Say you are visiting ancient Rome. A bunch of men come up to you, and one of them says:
"Hi. I'm Stick. These are my friends Pretty-Boy, Piggy, Chickpea, Buzzard, Baldy, Big-Lips, Warty, Lefty, Curly, Gimpy, Hairy, Fatty, Squinty, Animal, Red, Stutters, and Dumb-Ass."
So who are these guys? The cast of the Roman production of West Side Story? Actors who failed in their audition for the Seven Dwarfs?
No. They're aristicrats from Rome's best families, and they're dressed in the red-striped toga of the Senatorial class.
The speaker is Scipio. His friends are Pulcher, Verres, Cicero, Buteo, Calvus, Labeo, Verrucosus, Scaevola, Cincinnatus, Crassipes, Caesar, Crassus, Strabo, Bestia, Rufus, Balbus, and Brutus. You see these names all through Roman history.
(And interesting, isn't it, that Caesar's last words can be translated as "You too, dumb-ass?")
These names are all cognomina, which is to say nicknames that got attached to branches of prominent families. Most Romans made do with two names, like Marcus Antonius ("Mark Antony"), but some got a third name attached. Sometimes the name was dignified, like Macedonicus, "Conqueror of Macedon," but most often it wasn't, and it was often intended to be insulting. (Ahala, say, meaning "armpit.")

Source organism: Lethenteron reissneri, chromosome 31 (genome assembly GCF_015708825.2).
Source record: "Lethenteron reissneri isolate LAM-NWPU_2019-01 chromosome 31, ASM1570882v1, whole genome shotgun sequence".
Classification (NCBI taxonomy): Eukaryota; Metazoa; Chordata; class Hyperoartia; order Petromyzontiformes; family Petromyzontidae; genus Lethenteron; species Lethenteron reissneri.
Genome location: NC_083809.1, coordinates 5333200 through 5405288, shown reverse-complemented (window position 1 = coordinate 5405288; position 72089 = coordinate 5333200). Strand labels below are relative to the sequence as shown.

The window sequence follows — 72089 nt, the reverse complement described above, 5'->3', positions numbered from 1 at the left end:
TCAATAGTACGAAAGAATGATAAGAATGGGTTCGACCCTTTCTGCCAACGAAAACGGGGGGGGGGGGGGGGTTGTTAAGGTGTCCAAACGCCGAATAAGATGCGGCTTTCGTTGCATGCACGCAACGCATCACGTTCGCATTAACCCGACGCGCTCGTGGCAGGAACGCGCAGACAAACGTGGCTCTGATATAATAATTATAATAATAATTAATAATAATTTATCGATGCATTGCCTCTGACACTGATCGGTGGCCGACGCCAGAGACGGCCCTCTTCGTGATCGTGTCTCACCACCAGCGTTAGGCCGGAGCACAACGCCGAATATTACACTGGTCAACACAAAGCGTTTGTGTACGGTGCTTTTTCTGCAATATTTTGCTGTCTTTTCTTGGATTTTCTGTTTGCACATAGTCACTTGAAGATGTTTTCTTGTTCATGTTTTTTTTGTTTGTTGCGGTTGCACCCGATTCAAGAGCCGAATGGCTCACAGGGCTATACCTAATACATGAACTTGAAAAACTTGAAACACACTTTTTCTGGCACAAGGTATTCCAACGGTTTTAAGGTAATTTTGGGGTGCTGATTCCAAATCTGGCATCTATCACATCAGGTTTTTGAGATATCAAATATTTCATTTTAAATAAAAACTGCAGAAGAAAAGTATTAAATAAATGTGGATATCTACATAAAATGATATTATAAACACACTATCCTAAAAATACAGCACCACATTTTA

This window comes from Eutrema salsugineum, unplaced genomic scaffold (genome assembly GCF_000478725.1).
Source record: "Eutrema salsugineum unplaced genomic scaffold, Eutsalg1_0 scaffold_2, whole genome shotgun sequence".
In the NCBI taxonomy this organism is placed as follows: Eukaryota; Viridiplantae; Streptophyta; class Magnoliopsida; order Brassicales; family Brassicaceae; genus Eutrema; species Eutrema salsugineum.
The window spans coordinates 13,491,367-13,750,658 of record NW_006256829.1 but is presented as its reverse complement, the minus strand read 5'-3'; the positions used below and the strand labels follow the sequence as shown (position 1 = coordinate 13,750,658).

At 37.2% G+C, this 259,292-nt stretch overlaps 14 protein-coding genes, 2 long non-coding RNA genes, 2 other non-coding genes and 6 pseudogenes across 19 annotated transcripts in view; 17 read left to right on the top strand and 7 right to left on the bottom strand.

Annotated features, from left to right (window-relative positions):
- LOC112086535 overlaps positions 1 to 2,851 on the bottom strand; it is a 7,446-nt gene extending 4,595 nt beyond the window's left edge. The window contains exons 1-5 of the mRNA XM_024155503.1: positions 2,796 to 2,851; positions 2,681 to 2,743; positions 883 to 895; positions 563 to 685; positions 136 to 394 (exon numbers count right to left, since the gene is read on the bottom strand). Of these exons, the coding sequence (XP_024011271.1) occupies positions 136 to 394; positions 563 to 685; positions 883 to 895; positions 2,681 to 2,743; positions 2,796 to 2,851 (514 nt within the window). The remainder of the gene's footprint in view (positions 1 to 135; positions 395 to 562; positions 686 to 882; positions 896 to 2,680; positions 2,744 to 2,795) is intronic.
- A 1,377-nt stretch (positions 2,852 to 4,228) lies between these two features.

So we have whole generations of rich, privileged people growing up full in the knowledge that they're from the Dumb-Ass branch of the Junius family. No wonder young Marcus decided to whack his mom's boyfriend--- or, as his friends doubtless called him, "Mister Hairy."
All those statues of solemn people in togas take on a new dimension when you start thinking of them as Gimpy, Warty, and Chickpea. It shows, I think that dignity came late to the Romans. They started as a bunch of cattle-raiders and escaped slaves camped on a hill above the Tiber, and however dignified they got and however much of the world they conquered, their origins followed them in their names.